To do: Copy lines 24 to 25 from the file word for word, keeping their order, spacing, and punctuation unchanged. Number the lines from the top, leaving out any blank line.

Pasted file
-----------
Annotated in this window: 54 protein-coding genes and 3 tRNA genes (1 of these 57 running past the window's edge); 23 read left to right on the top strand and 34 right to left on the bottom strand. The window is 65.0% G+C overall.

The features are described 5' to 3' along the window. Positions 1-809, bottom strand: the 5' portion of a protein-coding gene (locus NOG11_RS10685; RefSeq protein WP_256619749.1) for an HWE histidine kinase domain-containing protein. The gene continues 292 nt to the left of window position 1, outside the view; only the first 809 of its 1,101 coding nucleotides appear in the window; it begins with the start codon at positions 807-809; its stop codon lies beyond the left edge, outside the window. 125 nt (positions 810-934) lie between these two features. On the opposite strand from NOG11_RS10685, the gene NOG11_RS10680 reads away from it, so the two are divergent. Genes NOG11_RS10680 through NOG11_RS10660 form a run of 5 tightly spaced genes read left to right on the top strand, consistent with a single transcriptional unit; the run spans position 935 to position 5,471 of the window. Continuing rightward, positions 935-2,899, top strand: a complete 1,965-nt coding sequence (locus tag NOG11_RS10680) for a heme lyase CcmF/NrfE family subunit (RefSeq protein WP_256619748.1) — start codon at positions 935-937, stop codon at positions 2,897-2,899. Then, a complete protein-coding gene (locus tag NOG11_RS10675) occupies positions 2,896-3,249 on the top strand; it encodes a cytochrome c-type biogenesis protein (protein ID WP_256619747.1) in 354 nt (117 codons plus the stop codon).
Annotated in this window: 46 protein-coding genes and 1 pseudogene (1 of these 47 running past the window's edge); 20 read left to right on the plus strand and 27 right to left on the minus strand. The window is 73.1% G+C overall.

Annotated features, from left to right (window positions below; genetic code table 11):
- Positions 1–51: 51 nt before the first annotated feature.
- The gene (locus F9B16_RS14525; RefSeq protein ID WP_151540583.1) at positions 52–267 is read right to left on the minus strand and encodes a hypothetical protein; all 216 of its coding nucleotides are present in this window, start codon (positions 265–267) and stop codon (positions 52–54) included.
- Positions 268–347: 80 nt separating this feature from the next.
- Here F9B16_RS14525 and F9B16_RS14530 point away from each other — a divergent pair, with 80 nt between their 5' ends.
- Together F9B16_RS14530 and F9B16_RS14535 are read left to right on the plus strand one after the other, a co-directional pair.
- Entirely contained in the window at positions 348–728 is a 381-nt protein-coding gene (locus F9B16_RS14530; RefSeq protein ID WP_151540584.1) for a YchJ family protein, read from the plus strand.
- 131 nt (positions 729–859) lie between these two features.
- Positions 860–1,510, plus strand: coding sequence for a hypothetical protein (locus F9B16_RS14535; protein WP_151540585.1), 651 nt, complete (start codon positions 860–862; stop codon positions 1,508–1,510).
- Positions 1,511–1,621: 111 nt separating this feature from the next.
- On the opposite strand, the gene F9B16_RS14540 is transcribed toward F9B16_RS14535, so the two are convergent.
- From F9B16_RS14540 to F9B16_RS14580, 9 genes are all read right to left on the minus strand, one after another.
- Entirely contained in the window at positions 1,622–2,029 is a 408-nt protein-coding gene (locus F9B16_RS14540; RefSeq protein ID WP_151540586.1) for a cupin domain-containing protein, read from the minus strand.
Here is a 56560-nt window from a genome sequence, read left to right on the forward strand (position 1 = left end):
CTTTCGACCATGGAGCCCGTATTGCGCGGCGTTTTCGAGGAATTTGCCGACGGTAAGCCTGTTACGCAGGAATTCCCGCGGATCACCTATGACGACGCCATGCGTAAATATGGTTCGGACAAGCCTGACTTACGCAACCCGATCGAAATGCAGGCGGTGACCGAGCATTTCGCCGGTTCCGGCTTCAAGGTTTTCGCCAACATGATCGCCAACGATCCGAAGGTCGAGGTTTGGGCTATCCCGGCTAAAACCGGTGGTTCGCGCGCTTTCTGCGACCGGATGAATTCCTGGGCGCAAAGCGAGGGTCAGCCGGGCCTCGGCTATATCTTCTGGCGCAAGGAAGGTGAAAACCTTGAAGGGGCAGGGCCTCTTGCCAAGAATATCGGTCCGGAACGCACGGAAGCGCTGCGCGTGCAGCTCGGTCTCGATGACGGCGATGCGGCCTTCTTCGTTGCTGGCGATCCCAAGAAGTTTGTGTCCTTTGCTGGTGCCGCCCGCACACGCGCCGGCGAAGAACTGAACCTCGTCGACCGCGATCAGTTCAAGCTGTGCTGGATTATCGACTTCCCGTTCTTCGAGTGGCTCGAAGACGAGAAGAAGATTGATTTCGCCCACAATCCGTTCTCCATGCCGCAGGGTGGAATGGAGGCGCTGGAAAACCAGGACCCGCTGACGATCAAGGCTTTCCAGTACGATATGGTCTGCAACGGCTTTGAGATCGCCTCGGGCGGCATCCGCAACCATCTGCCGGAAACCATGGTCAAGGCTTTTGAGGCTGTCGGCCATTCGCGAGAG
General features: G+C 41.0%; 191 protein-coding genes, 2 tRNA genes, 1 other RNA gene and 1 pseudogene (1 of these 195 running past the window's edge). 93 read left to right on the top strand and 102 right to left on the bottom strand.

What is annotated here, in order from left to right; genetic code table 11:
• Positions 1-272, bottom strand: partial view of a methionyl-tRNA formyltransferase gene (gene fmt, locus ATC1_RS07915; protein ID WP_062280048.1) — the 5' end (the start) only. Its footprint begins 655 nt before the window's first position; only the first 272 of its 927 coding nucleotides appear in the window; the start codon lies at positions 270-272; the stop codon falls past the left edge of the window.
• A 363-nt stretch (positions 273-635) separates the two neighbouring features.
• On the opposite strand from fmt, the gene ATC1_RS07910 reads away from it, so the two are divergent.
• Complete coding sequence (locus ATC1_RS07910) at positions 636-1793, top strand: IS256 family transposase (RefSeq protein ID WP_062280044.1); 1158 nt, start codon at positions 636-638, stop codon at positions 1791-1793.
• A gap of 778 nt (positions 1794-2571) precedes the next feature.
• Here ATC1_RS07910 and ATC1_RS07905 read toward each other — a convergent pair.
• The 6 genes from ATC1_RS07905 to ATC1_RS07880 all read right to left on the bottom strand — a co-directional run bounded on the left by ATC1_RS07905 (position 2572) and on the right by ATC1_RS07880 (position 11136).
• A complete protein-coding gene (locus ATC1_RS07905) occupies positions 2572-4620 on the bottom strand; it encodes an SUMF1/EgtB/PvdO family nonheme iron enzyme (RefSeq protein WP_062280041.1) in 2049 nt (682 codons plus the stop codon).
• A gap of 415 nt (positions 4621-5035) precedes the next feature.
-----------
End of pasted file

• Complete coding sequence (locus ATC1_RS07910) at positions 636-1793, top strand: IS256 family transposase (RefSeq protein ID WP_062280044.1); 1158 nt, start codon at positions 636-638, stop codon at positions 1791-1793.
• A gap of 778 nt (positions 1794-2571) precedes the next feature.